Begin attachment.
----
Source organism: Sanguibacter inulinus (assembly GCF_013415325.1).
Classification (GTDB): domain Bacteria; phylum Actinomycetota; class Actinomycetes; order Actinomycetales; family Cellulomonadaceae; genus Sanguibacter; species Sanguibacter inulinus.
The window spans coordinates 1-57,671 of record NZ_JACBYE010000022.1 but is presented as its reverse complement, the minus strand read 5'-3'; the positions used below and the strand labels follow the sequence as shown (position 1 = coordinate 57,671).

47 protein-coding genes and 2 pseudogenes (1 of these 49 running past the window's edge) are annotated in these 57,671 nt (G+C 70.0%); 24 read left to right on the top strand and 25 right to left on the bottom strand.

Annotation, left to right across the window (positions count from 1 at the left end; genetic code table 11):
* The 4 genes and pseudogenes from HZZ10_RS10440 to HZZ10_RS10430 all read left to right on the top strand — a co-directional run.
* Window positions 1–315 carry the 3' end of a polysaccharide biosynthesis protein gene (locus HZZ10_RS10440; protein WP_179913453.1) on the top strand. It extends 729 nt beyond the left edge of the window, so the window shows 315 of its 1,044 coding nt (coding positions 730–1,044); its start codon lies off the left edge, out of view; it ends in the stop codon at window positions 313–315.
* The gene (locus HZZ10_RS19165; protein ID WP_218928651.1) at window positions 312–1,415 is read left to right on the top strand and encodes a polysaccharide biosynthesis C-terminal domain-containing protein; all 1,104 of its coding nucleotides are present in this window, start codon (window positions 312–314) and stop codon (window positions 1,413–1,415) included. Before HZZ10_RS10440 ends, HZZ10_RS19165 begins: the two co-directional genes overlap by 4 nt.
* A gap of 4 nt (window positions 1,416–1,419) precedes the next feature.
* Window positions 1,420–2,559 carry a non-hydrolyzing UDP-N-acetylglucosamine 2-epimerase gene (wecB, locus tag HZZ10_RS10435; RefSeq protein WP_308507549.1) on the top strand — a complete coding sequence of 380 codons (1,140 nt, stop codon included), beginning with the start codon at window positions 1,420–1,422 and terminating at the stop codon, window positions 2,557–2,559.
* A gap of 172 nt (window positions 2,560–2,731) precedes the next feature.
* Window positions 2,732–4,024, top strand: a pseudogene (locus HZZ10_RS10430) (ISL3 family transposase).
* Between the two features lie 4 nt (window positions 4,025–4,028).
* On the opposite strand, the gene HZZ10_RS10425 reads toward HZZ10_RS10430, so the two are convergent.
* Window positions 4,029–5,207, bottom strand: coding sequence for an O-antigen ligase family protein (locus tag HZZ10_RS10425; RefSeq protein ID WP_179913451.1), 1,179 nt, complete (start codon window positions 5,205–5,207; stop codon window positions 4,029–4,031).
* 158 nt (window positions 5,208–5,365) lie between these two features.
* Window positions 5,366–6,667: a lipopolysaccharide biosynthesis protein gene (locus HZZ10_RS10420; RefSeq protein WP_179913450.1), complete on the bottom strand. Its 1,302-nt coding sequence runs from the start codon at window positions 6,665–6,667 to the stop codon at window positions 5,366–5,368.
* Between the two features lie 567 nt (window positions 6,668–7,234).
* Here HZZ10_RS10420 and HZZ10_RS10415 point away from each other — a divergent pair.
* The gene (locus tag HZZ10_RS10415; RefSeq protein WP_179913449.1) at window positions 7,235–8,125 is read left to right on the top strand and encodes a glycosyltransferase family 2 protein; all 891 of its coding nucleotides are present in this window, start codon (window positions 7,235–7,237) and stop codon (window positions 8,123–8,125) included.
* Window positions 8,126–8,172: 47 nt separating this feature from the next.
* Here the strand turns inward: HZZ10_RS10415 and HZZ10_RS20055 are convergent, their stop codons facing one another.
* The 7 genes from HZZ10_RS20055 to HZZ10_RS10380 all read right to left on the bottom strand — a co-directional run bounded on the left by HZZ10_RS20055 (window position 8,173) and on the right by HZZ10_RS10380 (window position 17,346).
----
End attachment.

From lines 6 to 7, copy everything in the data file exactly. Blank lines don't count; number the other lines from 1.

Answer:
* The 4 genes and pseudogenes from HZZ10_RS10440 to HZZ10_RS10430 all read left to right on the top strand — a co-directional run.
* Window positions 1–315 carry the 3' end of a polysaccharide biosynthesis protein gene (locus HZZ10_RS10440; protein WP_179913453.1) on the top strand. It extends 729 nt beyond the left edge of the window, so the window shows 315 of its 1,044 coding nt (coding positions 730–1,044); its start codon lies off the left edge, out of view; it ends in the stop codon at window positions 313–315.